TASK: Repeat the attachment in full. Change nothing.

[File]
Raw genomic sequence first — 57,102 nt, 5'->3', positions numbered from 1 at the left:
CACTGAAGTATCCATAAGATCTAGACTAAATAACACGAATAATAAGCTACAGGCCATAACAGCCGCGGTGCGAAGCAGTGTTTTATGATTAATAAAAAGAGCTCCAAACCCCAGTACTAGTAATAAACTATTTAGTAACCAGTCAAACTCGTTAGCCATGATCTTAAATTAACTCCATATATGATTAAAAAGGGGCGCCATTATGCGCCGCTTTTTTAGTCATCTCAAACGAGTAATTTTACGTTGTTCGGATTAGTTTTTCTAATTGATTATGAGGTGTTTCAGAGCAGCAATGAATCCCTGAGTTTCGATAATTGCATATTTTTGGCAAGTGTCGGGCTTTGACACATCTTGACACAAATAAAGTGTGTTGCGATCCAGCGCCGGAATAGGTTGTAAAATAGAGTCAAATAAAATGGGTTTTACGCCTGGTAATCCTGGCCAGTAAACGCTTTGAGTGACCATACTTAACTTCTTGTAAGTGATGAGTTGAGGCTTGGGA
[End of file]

Raw genomic sequence first — 57,102 nt, 5'->3', positions numbered from 1 at the left:
CACTGAAGTATCCATAAGATCTAGACTAAATAACACGAATAATAAGCTACAGGCCATAACAGCCGCGGTGCGAAGCAGTGTTTTATGATTAATAAAAAGAGCTCCAAACCCCAGTACTAGTAATAAACTATTTAGTAACCAGTCAAACTCGTTAGCCATGATCTTAAATTAACTCCATATATGATTAAAAAGGGGCGCCATTATGCGCCGCTTTTTTAGTCATCTCAAACGAGTAATTTTACGTTGTTCGGATTAGTTTTTCTAATTGATTATGAGGTGTTTCAGAGCAGCAATGAATCCCTGAGTTTCGATAATTGCATATTTTTGGCAAGTGTCGGGCTTTGACACATCTTGACACAAATAAAGTGTGTTGCGATCCAGCGCCGGAATAGGTTGTAAAATAGAGTCAAATAAAATGGGTTTTACGCCTGGTAATCCTGGCCAGTAAACGCTTTGAGTGACCATACTTAACTTCTTGTAAGTGATGAGTTGAGGCTTGGGA